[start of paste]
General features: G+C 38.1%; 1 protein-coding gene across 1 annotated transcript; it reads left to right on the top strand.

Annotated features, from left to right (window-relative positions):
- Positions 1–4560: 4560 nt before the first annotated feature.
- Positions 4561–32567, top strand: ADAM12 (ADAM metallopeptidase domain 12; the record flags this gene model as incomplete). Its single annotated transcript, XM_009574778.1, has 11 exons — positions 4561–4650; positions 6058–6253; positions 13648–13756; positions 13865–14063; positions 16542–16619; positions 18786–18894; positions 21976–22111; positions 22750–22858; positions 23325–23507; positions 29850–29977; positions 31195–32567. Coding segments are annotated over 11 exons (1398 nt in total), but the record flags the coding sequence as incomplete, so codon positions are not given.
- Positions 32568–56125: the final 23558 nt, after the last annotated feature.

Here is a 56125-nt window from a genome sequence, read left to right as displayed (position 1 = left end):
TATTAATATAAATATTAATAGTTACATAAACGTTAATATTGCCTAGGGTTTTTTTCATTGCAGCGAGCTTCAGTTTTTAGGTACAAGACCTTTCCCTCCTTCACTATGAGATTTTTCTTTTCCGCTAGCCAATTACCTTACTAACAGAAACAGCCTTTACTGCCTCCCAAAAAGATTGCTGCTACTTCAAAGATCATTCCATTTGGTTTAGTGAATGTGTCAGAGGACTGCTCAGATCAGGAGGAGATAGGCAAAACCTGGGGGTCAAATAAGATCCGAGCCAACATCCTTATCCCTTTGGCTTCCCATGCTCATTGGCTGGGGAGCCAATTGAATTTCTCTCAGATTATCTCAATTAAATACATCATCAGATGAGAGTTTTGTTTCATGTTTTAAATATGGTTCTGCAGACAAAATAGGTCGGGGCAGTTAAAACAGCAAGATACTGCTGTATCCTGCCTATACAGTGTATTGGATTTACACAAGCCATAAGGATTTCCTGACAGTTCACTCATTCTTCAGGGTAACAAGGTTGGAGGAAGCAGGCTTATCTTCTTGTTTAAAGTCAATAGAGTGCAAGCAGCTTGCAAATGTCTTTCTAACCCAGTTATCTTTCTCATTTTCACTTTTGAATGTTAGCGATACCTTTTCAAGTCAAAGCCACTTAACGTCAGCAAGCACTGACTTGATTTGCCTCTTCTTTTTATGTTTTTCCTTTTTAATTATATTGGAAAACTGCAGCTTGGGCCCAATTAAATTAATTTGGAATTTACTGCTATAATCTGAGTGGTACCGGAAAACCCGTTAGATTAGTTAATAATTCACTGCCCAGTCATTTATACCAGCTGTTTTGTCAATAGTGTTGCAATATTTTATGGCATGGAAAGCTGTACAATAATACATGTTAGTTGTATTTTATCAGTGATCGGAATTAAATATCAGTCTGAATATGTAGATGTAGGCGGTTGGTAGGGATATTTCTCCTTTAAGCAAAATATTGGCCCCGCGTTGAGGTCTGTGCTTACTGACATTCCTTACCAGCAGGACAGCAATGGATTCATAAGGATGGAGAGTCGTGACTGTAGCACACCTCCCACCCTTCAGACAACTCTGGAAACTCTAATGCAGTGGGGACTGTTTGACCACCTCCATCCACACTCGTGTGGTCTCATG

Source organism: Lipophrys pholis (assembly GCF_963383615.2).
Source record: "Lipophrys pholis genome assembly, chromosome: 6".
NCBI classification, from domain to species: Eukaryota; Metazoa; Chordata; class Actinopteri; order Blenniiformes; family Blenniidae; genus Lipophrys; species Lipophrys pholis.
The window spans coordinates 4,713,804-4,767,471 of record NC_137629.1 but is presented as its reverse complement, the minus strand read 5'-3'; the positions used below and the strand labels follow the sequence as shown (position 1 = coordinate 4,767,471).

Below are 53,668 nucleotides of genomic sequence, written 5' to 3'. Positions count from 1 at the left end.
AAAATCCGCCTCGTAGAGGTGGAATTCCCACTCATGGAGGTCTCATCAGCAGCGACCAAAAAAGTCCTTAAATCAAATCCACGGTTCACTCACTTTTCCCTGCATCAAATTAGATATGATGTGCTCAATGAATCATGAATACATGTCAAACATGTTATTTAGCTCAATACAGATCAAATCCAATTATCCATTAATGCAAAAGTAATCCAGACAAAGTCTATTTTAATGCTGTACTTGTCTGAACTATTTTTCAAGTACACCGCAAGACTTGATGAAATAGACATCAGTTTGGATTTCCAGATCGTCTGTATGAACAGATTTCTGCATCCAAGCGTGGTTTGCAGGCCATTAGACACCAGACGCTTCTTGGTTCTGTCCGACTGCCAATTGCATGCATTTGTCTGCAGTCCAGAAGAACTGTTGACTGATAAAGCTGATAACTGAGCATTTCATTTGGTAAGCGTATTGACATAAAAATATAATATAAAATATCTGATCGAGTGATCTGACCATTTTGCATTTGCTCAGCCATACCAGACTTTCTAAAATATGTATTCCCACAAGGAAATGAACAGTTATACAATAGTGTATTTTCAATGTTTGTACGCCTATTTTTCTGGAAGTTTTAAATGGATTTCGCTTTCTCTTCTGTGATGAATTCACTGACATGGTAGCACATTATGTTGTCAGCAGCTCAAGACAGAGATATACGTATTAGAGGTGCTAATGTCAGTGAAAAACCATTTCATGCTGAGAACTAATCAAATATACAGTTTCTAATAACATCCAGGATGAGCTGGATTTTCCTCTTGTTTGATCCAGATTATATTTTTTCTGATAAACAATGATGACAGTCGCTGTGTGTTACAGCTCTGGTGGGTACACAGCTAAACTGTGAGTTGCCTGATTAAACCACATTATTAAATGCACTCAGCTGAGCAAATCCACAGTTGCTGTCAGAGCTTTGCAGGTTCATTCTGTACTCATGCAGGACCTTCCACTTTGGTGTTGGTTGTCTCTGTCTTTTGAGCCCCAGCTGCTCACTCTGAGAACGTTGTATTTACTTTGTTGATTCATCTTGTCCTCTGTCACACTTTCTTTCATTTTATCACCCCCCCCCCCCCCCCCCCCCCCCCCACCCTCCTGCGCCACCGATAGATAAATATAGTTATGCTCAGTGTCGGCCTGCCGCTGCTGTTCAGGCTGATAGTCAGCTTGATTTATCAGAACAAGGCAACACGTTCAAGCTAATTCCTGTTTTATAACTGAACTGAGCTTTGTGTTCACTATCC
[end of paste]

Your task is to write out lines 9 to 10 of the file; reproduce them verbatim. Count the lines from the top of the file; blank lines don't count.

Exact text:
Source record: "Lipophrys pholis genome assembly, chromosome: 6".
NCBI classification, from domain to species: Eukaryota; Metazoa; Chordata; class Actinopteri; order Blenniiformes; family Blenniidae; genus Lipophrys; species Lipophrys pholis.